Association of a Photoreceptor-specific Tetraspanin Protein, ROM-1, with Triton X-100-resistant Membrane Rafts from Rod Outer Segment Disk Membranes

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Boesze-Battaglia, Kathleen
Dispoto, Janice
Kahoe, Mary Anne

This study reports the isolation and characterization of a Triton X-100-resistant membrane fraction from homogenates of rod outer segment (ROS) disk membranes purified free of the surrounding plasma membrane. A portion of the ROS disk membrane was found to be resistant to Triton X-100 extraction at 4 °C. This detergent-resistant fraction was isolated as a low buoyant density band on sucrose density gradients and exhibited an increase in light scattering detected at 600 nm. Biochemical analysis of the Triton X-100-resistant fraction showed it to be enriched in cholesterol and sphingomyelin relative to phospholipid and in phospholipid relative to protein compared with the soluble fraction. The Triton X-100-resistant membranes described herein did not arise simply from partial solubilization of the ROS disk membranes because detergent-treated low buoyant density fractions isolated from homogenates with octyl glucopyranoside had cholesterol and sphingomyelin content indistinguishable from that of solubilized ROS disk homogenates. Analysis of proteins associated with the Triton X-100-resistant fraction showed it to be enriched in the rim-specific protein ROM-1 and caveolin; surprisingly, the fusion protein peripherin/rds (where rds is retinal degeneration slow), also localized to the disk rim, was entirely absent from the membrane raft domain. The lipid profiles of the Triton X-100-resistant membranes were virtually identical in preparations homogenized in either the light or dark. Slightly more ROM-1 was recovered from samples prepared in the light (23%) than from samples prepared in the dark (13%), but peripherin/rds could not be detected in either preparation. When the Triton X-100-resistant membranes were treated with methyl-β-cyclodextran to deplete membrane cholesterol, the resultant membranes contained slightly lower levels of ROM-1, specifically in the dimeric form. Cholesterol depletion also resulted in the collapse of the large caveolin complex to monomeric caveolae. The results presented herein characterize a pool of ROM-1, a photoreceptor tetraspanin protein, that may play a regulatory role in peripherin/rds-dependent fusion.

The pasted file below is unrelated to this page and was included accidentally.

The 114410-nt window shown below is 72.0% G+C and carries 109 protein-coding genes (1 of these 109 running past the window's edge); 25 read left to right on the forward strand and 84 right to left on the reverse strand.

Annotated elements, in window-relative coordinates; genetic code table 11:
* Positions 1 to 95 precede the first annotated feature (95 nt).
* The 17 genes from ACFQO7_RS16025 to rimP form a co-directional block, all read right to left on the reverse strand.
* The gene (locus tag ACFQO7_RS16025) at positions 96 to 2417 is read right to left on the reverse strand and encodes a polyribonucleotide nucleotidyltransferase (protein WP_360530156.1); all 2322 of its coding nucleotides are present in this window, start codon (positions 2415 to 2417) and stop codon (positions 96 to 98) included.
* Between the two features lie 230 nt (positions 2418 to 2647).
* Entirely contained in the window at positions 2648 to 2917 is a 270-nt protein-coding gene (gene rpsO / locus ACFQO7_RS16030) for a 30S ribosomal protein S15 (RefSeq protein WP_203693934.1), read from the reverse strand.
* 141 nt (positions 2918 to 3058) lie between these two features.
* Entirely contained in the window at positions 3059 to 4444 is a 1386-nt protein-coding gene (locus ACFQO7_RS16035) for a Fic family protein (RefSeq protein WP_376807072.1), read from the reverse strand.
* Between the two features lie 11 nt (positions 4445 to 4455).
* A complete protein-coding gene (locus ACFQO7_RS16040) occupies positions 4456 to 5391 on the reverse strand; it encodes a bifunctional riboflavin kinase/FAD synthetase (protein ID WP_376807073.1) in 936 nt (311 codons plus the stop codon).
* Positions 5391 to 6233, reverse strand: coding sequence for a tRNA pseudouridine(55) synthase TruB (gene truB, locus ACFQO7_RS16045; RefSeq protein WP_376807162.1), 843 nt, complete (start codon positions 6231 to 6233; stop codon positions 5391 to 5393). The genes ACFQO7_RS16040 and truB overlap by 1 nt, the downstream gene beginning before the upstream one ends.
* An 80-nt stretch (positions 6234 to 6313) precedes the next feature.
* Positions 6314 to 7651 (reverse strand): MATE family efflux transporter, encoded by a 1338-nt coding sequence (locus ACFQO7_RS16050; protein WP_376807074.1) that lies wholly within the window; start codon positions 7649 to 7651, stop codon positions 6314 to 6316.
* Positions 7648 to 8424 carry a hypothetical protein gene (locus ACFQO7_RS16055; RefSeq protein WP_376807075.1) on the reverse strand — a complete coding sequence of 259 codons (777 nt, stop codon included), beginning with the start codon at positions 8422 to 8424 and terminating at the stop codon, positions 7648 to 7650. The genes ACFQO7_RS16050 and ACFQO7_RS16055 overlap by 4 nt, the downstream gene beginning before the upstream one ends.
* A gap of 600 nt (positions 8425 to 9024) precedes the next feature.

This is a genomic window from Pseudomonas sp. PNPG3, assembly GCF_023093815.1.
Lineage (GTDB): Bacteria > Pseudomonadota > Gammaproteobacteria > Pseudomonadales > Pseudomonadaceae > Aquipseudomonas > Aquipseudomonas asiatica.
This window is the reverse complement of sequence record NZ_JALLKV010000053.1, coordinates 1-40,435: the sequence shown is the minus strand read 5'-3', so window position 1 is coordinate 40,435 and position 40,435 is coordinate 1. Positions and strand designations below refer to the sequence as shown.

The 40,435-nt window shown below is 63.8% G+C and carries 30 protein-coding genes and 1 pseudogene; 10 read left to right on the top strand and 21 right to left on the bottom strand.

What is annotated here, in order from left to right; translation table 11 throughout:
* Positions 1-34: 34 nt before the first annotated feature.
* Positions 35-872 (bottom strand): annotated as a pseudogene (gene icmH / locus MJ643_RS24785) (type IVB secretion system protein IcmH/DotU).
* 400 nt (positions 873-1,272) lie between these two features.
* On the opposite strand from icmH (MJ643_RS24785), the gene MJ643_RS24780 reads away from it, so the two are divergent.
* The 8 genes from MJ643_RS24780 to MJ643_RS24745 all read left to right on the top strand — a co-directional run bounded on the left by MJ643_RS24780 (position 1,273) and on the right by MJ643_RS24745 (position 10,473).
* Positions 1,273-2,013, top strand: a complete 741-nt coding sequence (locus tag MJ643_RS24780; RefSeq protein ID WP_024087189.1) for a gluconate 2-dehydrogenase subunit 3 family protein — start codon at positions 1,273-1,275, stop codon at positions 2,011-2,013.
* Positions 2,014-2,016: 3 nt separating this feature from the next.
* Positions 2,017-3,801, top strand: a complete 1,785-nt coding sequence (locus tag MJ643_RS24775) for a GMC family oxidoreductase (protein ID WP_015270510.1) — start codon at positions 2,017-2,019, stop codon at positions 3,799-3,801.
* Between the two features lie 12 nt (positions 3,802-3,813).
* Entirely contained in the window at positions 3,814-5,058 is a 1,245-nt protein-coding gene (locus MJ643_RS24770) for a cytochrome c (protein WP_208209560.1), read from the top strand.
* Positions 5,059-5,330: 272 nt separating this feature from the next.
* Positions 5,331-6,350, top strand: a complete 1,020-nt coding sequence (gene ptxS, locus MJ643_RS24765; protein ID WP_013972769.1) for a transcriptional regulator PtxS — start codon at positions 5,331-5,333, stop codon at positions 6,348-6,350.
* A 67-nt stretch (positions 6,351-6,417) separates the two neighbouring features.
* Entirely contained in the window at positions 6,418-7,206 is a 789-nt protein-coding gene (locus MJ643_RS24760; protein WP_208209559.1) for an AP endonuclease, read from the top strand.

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Journal of Biological Chemistry
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